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I really need help as soon as possible

  1. Oct 27, 2013 #1
    http://ca.answers.yahoo.com/question/index?qid=20131027134934AAQQUWp

    I really need help. All the information is on that link.

    I've spent 30 minutes or so trying to figure this out but I can't and I'm starting to get really upset.

    If you guys can find the value of k, I can take it from there. I just have no idea how to find k and it's stressing me out so much.
     
  2. jcsd
  3. Oct 27, 2013 #2

    Simon Bridge

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    Welcome to PF;
    ... is there a special meaning for the capitalization?
    Assuming none:

    Consider the two planes that do not have k in them - they must intersect along a line right?
    What does the third plane have to avoid doing to make all three intersect at a point?
     
  4. Oct 27, 2013 #3
    No, no meaning for caps.

    I actually did consider them. My problem is, what do I do with that idea? How do I solve k based on that? Like I've tried everything and I'm just about to break because I need to know this. My teacher has never given us a question like this so I feel rather hopeless as much as I love this course.
     
  5. Oct 27, 2013 #4
    Oh and all three planes when using n1 x n2 • n3 must equal 0 and be coplanar. If it does not equal 0, then it intersects at a single point. Again, I just don't know how to find K. I've tried dot product, linear equations, etc
     
  6. Oct 27, 2013 #5

    Simon Bridge

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    ... think geometry not algebra!
    Start the algebra once you know what you are aiming for.

    In general, three planes will have an intersection at a point. i.e. there is one point that is on all three planes.
    But they don't have to. They actually don't have to intersect at all.

    Two planes will intersect on a line - with three planes there will be 2 or three lines of intersection (where one plane intersects with one of the others).

    In your problem you have two planes that intersect (in a line) so you can't do anything about that.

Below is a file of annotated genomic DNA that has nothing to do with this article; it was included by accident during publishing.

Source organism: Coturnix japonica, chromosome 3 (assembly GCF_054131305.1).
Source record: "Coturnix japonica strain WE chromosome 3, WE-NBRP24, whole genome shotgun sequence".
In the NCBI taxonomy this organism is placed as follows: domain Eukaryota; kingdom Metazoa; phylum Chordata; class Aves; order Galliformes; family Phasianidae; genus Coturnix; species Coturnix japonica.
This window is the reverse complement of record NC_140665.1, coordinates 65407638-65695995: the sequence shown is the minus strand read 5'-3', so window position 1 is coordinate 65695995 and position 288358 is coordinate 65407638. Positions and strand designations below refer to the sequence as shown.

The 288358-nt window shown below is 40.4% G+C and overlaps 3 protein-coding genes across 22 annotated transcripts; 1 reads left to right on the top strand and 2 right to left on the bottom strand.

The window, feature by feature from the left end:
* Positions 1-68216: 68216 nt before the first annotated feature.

You have a third plane whose orientation you get to change by changing the variable k.

    You have to use your imagination - or get some bits of stiff card and hold them up at different angles.

    [edit: and try not to get impatient - I'm typing as fast as I can :( ]
     
  7. Oct 27, 2013 #6

    Only problem is, I've only been taught to solve with algebra. It tried putting x=0 and solve for x, z = 0 and solve for z, then sub in x and z into equation 2 and try to solve for k, but it's no good!
     
  8. Oct 27, 2013 #7

    Simon Bridge

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    Do you not know what a plane looks like?
    Can you not imagine a couple of planes in space?
    If you do not, and cannot, I cannot help you.

    You have to know what the equations mean!
     
  9. Oct 28, 2013 #8
    I figured it out. K=4

    Thanks for your help, I guess..
     
  10. Oct 28, 2013 #9
    It looks like all she cares about is the answer. It does not matter what this means. :smile:
     
  11. Oct 28, 2013 #10

    Simon Bridge

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    That's great!
    Do you know why k=4?

    I never even got that far because you indicated you didn't want to go there.

    You understand that we cannot do your homework for you?
    Instead we have to sort-of nudge you onto the right track.

    Good luck.
     
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